There’s no better way to intimately familiarize oneself with an environment than through walking. You notice so many more details – both physical, such as the width of a sidewalk, and sensory, such as volumes and kinds of sounds, the amount of sunlight along a particular street, and smells (good and bad). Yet of utmost importance to any walking tour is ensuring that it includes local residents who live and breathe and feel the neighborhood every day.
In our walking tour of South Colton this past Saturday, we didn’t simply focus on pointing out flaws or improvement areas in infrastructure; a large part of the tour consisted of listening to residents about their stories and memories and what has made the place meaningful to them. Seventh Street, said one resident, used to be the “Broadway of South Colton.” Yet, once the 10 Freeway was built and cut the city in half, Seventh Street essentially became a dead-end street, and slowly the vibrant commercial and cultural life that existed on the street died away. Absent this resident’s story and this history, one would have no sense of just how integral the street was to the neighborhood, as today many of the lots along it stand vacant, with the remaining commercial buildings abandoned or locked up. Given the existing conditions now and the memories these residents all hold within them, how could Seventh Street become a new kind of bustling corridor for the neighborhood in which these memories and experiences are woven into its newest incarnation?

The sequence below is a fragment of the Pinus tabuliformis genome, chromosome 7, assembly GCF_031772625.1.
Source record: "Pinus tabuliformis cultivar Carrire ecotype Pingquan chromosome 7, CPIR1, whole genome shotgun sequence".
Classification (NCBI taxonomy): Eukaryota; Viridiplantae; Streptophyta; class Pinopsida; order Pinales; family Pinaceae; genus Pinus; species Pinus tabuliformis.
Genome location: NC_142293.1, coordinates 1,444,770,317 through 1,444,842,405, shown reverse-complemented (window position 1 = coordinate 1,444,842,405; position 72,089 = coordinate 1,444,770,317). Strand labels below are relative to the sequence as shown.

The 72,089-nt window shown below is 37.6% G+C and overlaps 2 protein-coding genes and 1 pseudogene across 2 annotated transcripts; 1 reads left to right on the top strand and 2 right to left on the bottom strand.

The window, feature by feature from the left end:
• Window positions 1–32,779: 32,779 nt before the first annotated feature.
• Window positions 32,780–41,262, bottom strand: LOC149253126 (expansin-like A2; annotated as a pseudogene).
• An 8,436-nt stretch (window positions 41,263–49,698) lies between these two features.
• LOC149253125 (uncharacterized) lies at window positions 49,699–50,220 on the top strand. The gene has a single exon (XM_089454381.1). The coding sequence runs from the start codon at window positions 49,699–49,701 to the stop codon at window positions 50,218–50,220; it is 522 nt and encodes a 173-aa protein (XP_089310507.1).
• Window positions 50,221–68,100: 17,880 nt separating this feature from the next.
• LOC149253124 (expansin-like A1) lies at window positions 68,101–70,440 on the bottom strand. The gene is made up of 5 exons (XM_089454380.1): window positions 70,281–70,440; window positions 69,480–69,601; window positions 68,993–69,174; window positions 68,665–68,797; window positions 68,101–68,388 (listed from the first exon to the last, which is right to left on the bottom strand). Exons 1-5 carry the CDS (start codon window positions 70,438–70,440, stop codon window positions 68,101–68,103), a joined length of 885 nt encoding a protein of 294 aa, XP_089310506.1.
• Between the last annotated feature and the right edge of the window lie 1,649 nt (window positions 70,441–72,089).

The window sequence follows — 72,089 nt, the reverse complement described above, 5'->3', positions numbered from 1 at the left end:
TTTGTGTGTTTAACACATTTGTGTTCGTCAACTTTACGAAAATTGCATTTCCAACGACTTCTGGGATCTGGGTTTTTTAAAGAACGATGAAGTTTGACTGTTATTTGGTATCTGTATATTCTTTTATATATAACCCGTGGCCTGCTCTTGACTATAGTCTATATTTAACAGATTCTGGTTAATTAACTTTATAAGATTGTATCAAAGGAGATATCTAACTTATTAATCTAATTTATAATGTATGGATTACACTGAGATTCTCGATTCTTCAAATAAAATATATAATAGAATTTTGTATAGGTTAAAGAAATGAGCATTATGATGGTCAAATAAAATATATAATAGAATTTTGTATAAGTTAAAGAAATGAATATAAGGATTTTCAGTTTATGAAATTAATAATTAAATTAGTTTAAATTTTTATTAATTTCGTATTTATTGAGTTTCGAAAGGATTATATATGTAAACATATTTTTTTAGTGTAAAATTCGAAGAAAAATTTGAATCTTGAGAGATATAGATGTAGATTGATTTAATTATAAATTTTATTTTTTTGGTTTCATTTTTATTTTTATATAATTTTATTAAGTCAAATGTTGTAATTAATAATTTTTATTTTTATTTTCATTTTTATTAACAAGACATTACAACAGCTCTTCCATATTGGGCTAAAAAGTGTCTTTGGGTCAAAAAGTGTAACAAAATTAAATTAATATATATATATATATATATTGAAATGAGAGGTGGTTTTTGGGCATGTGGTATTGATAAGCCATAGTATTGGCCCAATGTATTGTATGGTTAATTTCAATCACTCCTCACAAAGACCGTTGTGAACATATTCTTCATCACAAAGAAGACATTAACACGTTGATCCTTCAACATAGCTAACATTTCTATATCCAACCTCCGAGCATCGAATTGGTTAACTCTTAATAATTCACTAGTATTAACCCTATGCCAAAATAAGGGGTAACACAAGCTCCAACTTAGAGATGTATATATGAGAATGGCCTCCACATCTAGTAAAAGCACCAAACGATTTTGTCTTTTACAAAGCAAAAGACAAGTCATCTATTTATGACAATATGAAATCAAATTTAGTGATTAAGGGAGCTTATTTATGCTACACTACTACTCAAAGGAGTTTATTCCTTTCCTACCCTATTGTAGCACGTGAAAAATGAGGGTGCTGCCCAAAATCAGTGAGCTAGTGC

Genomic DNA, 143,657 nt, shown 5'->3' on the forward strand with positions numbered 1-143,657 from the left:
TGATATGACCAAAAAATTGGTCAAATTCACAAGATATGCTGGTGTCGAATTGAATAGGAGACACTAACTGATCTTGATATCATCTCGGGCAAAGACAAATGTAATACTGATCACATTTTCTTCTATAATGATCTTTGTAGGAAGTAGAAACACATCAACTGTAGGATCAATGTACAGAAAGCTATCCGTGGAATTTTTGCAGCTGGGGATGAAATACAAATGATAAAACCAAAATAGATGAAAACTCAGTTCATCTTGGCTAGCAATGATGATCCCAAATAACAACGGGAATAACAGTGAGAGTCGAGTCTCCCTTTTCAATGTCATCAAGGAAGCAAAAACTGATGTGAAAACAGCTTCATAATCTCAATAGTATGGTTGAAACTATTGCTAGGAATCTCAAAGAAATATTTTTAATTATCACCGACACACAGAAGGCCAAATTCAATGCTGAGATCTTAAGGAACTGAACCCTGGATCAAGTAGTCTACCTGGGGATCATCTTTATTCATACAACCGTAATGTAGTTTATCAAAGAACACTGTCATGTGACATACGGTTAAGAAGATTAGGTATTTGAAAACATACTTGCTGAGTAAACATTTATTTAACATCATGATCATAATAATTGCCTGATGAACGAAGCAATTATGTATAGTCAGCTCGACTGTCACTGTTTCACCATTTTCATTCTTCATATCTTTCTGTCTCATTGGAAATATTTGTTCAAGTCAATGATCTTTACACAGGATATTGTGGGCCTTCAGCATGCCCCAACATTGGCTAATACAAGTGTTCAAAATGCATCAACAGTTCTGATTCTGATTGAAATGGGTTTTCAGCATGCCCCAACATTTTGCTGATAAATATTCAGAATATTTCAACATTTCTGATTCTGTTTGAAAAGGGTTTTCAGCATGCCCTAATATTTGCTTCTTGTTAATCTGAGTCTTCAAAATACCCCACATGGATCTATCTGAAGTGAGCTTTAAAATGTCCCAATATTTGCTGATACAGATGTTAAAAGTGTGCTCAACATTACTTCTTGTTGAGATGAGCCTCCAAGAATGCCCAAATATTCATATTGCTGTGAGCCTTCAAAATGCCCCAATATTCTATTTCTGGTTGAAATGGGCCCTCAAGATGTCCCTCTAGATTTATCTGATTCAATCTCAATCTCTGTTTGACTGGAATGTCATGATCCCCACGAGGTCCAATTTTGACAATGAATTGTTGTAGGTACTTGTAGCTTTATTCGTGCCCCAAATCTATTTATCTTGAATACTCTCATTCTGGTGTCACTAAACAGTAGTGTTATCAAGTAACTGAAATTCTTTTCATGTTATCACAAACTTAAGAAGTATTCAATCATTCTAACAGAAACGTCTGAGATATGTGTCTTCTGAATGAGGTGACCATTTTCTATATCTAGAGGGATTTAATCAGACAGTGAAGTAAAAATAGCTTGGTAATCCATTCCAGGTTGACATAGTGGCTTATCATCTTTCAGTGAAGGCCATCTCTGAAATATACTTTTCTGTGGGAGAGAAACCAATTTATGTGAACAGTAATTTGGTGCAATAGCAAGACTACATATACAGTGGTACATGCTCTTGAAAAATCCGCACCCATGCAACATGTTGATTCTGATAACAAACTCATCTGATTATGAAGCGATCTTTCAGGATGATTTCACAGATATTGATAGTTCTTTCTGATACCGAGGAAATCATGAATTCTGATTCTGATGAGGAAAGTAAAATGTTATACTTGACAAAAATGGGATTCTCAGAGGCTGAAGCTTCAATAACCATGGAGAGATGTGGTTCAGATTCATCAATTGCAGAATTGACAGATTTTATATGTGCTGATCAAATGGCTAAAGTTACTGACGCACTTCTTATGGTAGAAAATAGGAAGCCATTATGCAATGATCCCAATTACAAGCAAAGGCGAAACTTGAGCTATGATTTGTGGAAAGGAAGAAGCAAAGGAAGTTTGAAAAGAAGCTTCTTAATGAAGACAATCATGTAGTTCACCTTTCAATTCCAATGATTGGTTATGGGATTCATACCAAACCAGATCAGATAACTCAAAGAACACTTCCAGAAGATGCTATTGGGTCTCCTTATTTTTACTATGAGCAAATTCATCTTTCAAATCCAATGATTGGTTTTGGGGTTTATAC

These are the kinds of questions and the kind of inquiry that planners and designers need to begin taking on if there is to be any hope of creating meaningful places that are truly unique, place-based, and for all residents and visitors to experience and enjoy.
To see more photos of the tour, click HERE.